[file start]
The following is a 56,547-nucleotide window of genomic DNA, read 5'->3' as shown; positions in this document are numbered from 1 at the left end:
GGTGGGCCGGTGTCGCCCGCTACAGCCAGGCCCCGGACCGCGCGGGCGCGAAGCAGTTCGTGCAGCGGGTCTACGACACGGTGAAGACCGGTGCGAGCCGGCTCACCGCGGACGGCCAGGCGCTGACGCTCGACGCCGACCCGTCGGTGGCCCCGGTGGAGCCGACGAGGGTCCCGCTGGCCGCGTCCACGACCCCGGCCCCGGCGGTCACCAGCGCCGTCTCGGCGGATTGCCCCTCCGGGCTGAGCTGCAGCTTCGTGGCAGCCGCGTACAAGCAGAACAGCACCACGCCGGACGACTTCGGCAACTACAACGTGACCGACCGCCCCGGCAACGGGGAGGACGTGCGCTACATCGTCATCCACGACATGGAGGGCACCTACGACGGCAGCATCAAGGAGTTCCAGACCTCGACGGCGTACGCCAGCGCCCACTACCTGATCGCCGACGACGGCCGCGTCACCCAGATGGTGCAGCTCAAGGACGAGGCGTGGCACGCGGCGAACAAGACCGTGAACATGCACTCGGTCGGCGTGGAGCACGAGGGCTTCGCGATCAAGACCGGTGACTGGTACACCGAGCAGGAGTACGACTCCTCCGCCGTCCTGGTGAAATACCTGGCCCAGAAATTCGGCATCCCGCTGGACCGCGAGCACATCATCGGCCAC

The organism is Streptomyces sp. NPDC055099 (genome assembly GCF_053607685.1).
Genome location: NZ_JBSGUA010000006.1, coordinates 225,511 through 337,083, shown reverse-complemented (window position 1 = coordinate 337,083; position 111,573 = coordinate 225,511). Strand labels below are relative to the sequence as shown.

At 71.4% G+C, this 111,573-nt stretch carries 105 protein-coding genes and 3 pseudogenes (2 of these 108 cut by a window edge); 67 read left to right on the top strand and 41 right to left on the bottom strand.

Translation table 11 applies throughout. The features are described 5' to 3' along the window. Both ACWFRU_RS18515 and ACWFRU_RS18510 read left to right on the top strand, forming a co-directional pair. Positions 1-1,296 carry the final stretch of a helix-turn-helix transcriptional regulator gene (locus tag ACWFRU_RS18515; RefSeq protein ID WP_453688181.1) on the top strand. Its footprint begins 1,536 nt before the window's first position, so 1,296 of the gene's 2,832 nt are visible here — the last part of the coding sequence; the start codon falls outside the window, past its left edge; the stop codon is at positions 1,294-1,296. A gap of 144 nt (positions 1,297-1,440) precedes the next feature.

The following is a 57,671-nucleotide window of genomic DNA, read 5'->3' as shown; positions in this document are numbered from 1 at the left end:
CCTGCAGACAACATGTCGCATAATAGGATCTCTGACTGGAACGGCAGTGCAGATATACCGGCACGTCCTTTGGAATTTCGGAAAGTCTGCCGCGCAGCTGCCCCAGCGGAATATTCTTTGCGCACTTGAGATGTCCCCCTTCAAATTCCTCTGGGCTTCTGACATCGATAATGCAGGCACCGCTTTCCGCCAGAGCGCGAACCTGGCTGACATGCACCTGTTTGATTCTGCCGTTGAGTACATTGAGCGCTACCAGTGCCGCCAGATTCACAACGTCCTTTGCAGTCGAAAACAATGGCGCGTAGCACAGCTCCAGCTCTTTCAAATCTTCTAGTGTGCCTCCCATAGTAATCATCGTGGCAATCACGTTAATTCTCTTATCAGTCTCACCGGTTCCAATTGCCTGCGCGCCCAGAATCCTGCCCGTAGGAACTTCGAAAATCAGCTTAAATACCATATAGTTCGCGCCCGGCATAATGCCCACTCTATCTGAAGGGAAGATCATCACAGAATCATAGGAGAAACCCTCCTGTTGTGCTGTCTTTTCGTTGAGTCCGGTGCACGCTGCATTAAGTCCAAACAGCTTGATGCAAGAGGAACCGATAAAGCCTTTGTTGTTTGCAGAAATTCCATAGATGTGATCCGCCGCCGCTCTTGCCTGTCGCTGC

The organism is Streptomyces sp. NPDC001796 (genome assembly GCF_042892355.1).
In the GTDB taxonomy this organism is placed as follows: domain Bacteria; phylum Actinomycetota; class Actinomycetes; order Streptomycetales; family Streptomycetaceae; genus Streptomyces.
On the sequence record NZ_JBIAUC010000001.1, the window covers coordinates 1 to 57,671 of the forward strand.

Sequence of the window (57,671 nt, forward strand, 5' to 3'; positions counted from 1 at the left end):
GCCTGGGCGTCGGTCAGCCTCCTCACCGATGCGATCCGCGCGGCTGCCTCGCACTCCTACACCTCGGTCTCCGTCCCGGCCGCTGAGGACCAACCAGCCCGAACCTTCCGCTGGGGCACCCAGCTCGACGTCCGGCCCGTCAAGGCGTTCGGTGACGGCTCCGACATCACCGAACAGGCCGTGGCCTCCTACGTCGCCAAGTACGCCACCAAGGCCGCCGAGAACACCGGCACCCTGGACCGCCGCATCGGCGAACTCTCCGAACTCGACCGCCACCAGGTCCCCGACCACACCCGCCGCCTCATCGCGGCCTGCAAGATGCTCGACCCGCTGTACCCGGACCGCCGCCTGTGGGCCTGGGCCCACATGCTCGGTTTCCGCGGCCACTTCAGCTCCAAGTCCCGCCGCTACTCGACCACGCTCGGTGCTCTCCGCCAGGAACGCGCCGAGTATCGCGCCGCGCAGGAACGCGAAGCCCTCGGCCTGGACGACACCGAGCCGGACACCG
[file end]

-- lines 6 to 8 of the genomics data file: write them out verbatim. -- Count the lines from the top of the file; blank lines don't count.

Translation table 11 applies throughout. The features are described 5' to 3' along the window. Both ACWFRU_RS18515 and ACWFRU_RS18510 read left to right on the top strand, forming a co-directional pair. Positions 1-1,296 carry the final stretch of a helix-turn-helix transcriptional regulator gene (locus tag ACWFRU_RS18515; RefSeq protein ID WP_453688181.1) on the top strand. Its footprint begins 1,536 nt before the window's first position, so 1,296 of the gene's 2,832 nt are visible here — the last part of the coding sequence; the start codon falls outside the window, past its left edge; the stop codon is at positions 1,294-1,296. A gap of 144 nt (positions 1,297-1,440) precedes the next feature.

The following is a 57,671-nucleotide window of genomic DNA, read 5'->3' as shown; positions in this document are numbered from 1 at the left end:
CCTGCAGACAACATGTCGCATAATAGGATCTCTGACTGGAACGGCAGTGCAGATATACCGGCACGTCCTTTGGAATTTCGGAAAGTCTGCCGCGCAGCTGCCCCAGCGGAATATTCTTTGCGCACTTGAGATGTCCCCCTTCAAATTCCTCTGGGCTTCTGACATCGATAATGCAGGCACCGCTTTCCGCCAGAGCGCGAACCTGGCTGACATGCACCTGTTTGATTCTGCCGTTGAGTACATTGAGCGCTACCAGTGCCGCCAGATTCACAACGTCCTTTGCAGTCGAAAACAATGGCGCGTAGCACAGCTCCAGCTCTTTCAAATCTTCTAGTGTGCCTCCCATAGTAATCATCGTGGCAATCACGTTAATTCTCTTATCAGTCTCACCGGTTCCAATTGCCTGCGCGCCCAGAATCCTGCCCGTAGGAACTTCGAAAATCAGCTTAAATACCATATAGTTCGCGCCCGGCATAATGCCCACTCTATCTGAAGGGAAGATCATCACAGAATCATAGGAGAAACCCTCCTGTTGTGCTGTCTTTTCGTTGAGTCCGGTGCACGCTGCATTAAGTCCAAACAGCTTGATGCAAGAGGAACCGATAAAGCCTTTGTTGTTTGCAGAAATTCCATAGATGTGATCCGCCGCCGCTCTTGCCTGTCGCTGC